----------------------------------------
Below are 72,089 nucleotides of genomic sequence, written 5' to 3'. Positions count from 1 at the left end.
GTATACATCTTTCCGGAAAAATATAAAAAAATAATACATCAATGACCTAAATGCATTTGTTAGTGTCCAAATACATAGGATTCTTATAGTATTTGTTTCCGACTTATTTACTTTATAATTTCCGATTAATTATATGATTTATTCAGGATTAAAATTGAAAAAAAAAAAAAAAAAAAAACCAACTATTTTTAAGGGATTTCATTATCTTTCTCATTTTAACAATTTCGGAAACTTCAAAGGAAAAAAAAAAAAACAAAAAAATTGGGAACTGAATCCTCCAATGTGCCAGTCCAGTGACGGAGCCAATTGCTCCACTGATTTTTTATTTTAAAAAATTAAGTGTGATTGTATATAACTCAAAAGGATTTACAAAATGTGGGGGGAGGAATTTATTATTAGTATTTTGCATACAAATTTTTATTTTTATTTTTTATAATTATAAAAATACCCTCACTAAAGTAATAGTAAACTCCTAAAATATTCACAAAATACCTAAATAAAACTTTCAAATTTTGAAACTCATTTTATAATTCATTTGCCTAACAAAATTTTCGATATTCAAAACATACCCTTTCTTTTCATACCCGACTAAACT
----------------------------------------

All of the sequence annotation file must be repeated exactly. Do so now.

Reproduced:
Below are 72,089 nucleotides of genomic sequence, written 5' to 3'. Positions count from 1 at the left end.
GTATACATCTTTCCGGAAAAATATAAAAAAATAATACATCAATGACCTAAATGCATTTGTTAGTGTCCAAATACATAGGATTCTTATAGTATTTGTTTCCGACTTATTTACTTTATAATTTCCGATTAATTATATGATTTATTCAGGATTAAAATTGAAAAAAAAAAAAAAAAAAAAACCAACTATTTTTAAGGGATTTCATTATCTTTCTCATTTTAACAATTTCGGAAACTTCAAAGGAAAAAAAAAAAAACAAAAAAATTGGGAACTGAATCCTCCAATGTGCCAGTCCAGTGACGGAGCCAATTGCTCCACTGATTTTTTATTTTAAAAAATTAAGTGTGATTGTATATAACTCAAAAGGATTTACAAAATGTGGGGGGAGGAATTTATTATTAGTATTTTGCATACAAATTTTTATTTTTATTTTTTATAATTATAAAAATACCCTCACTAAAGTAATAGTAAACTCCTAAAATATTCACAAAATACCTAAATAAAACTTTCAAATTTTGAAACTCATTTTATAATTCATTTGCCTAACAAAATTTTCGATATTCAAAACATACCCTTTCTTTTCATACCCGACTAAACT